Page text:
Activity

Water wheel to lift a weight

Summary
Make a wheel that can be turned by water to raise a weight. Discuss traditional and sustainable uses of water wheels for food and power.
Science content
Biology: Indigenous People's sustainable use of Living Things (K, 2, 3)
Physics: Motion and Forces, Newton’s Laws, Gravity (K, 2, 6)
Physics: Simple and complex Machines (5)
Earth/Space: Sustainable practices, Interconnectedness (2, 5, 7)
Materials
  • tray (IKEA Trofast tray ideal)
  • 2 supports for rod e.g. U-shaped foam pipe insulation, cut to 5cm length
  • masking tape
  • pie plate
  • pencil to punch hole in pie plate
  • wooden rod ~3/8” diameter
  • additional foam piece to secure wheel on rod
  • scissors
  • string, length of table height
  • small pot and marble, or other weight to lift
  • 2L bottle of water
  • funnel (to pour water back into the bottle)
  • extra water (in 2L bottles or watering can) for lost water
  • cloths and mop for spills
Procedure

Lift an object from the floor to the table top, using the force of falling water on a water wheel.
One set-up per student pair or group of three ideal.

Cut out the flat centre of an aluminum pie plate (take care with cut aluminium plates - the edges are sharp). Using a pencil, punch a hole through the centre of the pie plate.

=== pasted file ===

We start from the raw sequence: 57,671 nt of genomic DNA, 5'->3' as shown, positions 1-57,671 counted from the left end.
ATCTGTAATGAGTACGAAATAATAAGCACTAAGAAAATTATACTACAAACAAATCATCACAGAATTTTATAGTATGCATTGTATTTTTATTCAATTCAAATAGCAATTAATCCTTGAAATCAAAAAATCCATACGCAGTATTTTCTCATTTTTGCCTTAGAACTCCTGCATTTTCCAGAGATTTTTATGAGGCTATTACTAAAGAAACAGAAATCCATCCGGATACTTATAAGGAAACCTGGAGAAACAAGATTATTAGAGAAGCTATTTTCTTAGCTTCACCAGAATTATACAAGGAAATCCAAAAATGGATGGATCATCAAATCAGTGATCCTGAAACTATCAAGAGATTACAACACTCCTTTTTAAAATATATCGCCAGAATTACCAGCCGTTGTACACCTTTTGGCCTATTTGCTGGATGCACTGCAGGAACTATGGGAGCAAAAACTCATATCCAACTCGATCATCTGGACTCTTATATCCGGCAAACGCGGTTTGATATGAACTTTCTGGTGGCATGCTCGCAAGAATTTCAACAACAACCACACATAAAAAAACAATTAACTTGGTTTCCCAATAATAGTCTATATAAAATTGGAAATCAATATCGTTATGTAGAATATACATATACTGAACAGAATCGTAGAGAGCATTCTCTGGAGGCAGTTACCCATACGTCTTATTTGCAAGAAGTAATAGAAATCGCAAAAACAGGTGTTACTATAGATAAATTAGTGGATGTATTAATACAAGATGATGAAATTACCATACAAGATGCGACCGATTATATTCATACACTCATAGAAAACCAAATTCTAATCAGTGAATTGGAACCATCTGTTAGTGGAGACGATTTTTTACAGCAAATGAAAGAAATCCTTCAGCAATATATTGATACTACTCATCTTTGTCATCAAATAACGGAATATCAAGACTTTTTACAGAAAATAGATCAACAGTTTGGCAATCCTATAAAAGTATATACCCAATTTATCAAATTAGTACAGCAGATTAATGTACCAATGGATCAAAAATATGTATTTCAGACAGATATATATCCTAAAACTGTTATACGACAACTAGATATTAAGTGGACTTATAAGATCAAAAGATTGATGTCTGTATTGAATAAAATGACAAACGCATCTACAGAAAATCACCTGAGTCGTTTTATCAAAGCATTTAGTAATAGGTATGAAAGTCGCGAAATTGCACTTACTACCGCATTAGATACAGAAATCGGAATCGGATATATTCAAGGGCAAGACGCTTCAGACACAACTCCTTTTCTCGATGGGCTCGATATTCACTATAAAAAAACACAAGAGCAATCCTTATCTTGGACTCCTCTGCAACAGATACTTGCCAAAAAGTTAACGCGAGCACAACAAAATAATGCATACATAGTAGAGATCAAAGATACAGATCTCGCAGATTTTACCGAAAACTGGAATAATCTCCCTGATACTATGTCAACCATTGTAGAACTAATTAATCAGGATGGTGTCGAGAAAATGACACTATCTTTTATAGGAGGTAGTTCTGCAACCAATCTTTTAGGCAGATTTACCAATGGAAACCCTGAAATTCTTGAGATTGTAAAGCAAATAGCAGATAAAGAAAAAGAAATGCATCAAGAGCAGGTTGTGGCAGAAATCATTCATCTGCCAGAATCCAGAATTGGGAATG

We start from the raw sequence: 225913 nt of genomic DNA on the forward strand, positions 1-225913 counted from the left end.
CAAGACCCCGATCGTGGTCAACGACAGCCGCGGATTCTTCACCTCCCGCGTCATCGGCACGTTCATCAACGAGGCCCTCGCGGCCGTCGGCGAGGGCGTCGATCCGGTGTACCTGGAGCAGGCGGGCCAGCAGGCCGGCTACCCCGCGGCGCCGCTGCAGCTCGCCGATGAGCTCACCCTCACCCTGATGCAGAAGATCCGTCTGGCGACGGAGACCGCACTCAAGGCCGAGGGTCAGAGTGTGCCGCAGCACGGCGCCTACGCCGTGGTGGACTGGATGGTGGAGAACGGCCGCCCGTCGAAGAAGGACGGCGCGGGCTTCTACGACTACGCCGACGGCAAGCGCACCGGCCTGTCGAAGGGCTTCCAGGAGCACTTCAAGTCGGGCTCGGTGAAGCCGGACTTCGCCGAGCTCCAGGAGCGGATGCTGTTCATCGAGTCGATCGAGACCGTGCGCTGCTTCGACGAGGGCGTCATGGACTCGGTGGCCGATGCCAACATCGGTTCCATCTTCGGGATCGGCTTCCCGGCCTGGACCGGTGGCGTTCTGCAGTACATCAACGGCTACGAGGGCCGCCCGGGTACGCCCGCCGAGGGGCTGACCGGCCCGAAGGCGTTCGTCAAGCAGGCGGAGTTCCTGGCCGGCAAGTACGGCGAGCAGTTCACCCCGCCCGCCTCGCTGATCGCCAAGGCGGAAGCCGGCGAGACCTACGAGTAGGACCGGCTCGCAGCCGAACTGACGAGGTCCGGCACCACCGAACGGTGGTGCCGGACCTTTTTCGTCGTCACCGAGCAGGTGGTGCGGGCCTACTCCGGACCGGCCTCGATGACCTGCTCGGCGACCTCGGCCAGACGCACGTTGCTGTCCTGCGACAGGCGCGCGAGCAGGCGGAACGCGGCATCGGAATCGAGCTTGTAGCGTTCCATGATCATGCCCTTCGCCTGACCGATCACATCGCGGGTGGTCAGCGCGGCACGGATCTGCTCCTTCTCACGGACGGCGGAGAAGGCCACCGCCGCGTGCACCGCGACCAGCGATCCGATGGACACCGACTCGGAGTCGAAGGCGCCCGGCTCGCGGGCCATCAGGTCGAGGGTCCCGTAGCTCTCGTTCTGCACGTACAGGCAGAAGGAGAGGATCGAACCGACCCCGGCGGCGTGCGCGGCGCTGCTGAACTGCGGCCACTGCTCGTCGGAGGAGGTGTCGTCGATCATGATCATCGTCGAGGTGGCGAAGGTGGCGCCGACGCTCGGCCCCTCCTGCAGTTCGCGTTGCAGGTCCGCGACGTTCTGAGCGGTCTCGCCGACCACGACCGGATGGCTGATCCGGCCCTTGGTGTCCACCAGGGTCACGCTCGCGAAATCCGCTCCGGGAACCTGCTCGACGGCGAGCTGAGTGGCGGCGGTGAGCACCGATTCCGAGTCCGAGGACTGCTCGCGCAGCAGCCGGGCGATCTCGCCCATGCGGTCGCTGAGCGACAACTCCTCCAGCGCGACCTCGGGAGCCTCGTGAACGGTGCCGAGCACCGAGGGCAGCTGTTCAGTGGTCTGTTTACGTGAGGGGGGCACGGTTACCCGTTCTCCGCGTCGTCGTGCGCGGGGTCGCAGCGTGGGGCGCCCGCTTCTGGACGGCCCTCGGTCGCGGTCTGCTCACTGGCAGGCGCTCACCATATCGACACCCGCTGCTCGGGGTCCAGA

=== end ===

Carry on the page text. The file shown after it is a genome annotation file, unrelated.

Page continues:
Wrap a small piece of foam around the wooden rod and tape it in place. Push the rod through the hole in the pie plate, enlarging the hole until the plate fits snugly on the foam around the rod. The plate should not turn easily at all.
Make cuts from the edge of the pie pan 2/3 of the way to the centre, in four places. Fold over the sides of each section to make a paddle wheel shape.

Tape U-shaped pieces of foam to the centre of each of the long sides of the tray.
Lay the wheel and axle (rod) over the foam supports on the tray. Test that it can turn without hitting the bottom of the tray. If necessary, fold over the outside edges of the pie plate.
Make sure one end of the rod protrudes over the edge of the tray more, then tape the string to this end of the rod. Cut the string off where it meets the floor, and tie on a pot and marble, or other small weight e.g. the scissors.

Students pour water from the 2L bottle onto the wheel. The weight of the water hitting the paddle blades generates a force with makes the blades move and the wheel turn. The turning wheel turns the rod (axle), which winds the string and pulls up the weight.
Once the water runs out, pour the tray of water back into the bottle for reuse.
Students can be challenged to control how they pour the water to make the weight raise slowly or faster.

A fish wheel turns in the moving water of a river and has attached netting to catch salmon.
Fish wheels are used to catch salmon during a run, either for food or for tagging (to track salmon populations).
https://www.youtube.com/watch?v=-l81d3R1-OY
https://www.youtube.com/watch?v=uPoKHOMlhZ0

In a traditional water mill, a water wheel turns grindstones to make flour:
https://www.youtube.com/watch?v=1L5Pt4BLeos

Hydroelectric power is made from a water wheel (called a turbine):
https://www.youtube.com/watch?v=OC8Lbyeyh-E

Notes

The cut foil is SHARP. Need to use something else for the wheel if students are going to make their own, or tape the cut edges.

Grades taught
Gr K
Gr 2
Gr 3
Gr 4
Gr 5